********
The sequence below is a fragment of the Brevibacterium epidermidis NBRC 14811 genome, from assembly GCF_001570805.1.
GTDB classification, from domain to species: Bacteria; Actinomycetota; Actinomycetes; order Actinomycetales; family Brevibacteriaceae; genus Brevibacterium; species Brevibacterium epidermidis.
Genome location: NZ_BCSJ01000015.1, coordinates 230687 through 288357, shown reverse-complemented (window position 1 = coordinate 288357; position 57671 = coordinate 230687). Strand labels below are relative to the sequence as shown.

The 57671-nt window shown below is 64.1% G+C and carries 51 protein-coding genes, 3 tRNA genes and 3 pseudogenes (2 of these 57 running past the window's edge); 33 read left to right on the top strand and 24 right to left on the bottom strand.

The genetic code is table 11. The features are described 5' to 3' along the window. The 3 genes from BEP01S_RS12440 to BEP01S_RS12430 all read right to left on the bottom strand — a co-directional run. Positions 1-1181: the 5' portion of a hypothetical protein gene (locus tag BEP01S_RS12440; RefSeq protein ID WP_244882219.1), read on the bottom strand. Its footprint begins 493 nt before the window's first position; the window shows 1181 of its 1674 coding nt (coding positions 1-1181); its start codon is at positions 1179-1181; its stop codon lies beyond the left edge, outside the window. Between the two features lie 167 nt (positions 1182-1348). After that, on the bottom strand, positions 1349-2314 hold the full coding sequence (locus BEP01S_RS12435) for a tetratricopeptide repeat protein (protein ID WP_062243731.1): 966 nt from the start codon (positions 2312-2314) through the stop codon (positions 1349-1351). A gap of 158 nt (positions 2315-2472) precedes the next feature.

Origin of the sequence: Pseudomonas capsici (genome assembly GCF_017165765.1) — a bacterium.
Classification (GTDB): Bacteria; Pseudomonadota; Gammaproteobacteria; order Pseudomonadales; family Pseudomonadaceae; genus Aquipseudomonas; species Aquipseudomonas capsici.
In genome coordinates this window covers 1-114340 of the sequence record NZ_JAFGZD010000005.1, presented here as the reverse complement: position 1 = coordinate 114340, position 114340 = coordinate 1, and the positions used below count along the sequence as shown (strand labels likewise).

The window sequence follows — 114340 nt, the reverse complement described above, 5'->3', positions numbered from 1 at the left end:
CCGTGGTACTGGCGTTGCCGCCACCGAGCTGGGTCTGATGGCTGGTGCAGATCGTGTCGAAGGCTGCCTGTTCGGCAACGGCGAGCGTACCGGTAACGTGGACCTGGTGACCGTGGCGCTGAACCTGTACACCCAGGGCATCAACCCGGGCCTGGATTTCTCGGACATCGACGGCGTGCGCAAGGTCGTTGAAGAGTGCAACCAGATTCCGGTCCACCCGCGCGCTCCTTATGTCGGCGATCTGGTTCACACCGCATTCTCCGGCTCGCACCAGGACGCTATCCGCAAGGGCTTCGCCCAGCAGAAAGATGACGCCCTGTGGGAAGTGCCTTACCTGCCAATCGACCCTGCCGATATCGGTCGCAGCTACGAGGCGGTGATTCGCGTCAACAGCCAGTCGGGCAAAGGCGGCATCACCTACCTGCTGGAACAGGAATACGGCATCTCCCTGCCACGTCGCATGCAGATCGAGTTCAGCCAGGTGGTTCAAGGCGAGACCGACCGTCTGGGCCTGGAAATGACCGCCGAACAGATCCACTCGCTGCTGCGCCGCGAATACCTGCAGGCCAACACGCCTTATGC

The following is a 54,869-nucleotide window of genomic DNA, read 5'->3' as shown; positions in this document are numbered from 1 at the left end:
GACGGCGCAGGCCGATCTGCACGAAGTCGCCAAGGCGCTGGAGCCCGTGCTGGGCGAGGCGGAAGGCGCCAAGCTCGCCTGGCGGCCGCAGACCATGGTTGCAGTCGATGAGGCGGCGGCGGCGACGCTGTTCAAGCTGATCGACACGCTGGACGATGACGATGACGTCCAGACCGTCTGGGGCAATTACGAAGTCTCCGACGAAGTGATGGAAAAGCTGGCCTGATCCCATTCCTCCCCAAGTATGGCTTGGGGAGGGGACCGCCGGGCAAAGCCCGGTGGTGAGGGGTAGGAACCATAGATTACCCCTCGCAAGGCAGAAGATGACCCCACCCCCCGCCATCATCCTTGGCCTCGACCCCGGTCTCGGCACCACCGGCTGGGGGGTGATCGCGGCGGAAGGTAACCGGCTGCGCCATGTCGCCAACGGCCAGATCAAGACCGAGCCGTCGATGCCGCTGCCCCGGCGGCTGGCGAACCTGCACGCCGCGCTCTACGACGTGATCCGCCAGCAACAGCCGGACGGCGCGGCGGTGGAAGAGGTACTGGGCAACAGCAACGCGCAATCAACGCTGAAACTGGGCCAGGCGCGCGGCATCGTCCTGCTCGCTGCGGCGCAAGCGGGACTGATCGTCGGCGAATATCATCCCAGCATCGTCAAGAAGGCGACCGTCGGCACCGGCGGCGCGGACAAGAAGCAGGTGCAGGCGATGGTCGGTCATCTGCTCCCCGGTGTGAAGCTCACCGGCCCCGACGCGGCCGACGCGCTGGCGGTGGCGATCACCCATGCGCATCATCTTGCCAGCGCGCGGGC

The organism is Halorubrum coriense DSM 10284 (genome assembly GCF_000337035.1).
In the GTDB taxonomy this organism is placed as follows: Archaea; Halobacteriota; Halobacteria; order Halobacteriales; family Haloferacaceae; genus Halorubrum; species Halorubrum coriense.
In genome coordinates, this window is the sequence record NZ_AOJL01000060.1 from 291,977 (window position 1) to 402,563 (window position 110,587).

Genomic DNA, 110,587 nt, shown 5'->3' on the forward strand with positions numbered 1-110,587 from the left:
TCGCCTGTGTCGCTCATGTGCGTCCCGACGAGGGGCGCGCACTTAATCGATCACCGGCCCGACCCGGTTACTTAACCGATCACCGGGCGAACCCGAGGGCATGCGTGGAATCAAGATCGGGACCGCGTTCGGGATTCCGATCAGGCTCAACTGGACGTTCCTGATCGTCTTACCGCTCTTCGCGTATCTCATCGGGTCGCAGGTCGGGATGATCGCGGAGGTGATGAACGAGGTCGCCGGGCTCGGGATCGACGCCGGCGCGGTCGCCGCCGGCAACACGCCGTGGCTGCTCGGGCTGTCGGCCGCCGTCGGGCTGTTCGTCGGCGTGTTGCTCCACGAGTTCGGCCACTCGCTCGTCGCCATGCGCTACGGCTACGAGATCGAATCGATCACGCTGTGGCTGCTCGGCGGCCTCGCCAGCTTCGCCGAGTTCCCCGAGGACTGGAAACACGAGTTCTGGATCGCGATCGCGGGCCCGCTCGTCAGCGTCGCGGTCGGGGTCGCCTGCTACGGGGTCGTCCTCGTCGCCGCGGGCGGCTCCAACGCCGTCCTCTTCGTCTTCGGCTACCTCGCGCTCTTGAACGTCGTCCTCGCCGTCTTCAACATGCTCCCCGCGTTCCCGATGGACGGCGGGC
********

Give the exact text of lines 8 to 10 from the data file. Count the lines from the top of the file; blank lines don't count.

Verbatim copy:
In genome coordinates this window covers 1-114340 of the sequence record NZ_JAFGZD010000005.1, presented here as the reverse complement: position 1 = coordinate 114340, position 114340 = coordinate 1, and the positions used below count along the sequence as shown (strand labels likewise).

The window sequence follows — 114340 nt, the reverse complement described above, 5'->3', positions numbered from 1 at the left end:
CCGTGGTACTGGCGTTGCCGCCACCGAGCTGGGTCTGATGGCTGGTGCAGATCGTGTCGAAGGCTGCCTGTTCGGCAACGGCGAGCGTACCGGTAACGTGGACCTGGTGACCGTGGCGCTGAACCTGTACACCCAGGGCATCAACCCGGGCCTGGATTTCTCGGACATCGACGGCGTGCGCAAGGTCGTTGAAGAGTGCAACCAGATTCCGGTCCACCCGCGCGCTCCTTATGTCGGCGATCTGGTTCACACCGCATTCTCCGGCTCGCACCAGGACGCTATCCGCAAGGGCTTCGCCCAGCAGAAAGATGACGCCCTGTGGGAAGTGCCTTACCTGCCAATCGACCCTGCCGATATCGGTCGCAGCTACGAGGCGGTGATTCGCGTCAACAGCCAGTCGGGCAAAGGCGGCATCACCTACCTGCTGGAACAGGAATACGGCATCTCCCTGCCACGTCGCATGCAGATCGAGTTCAGCCAGGTGGTTCAAGGCGAGACCGACCGTCTGGGCCTGGAAATGACCGCCGAACAGATCCACTCGCTGCTGCGCCGCGAATACCTGCAGGCCAACACGCCTTATGC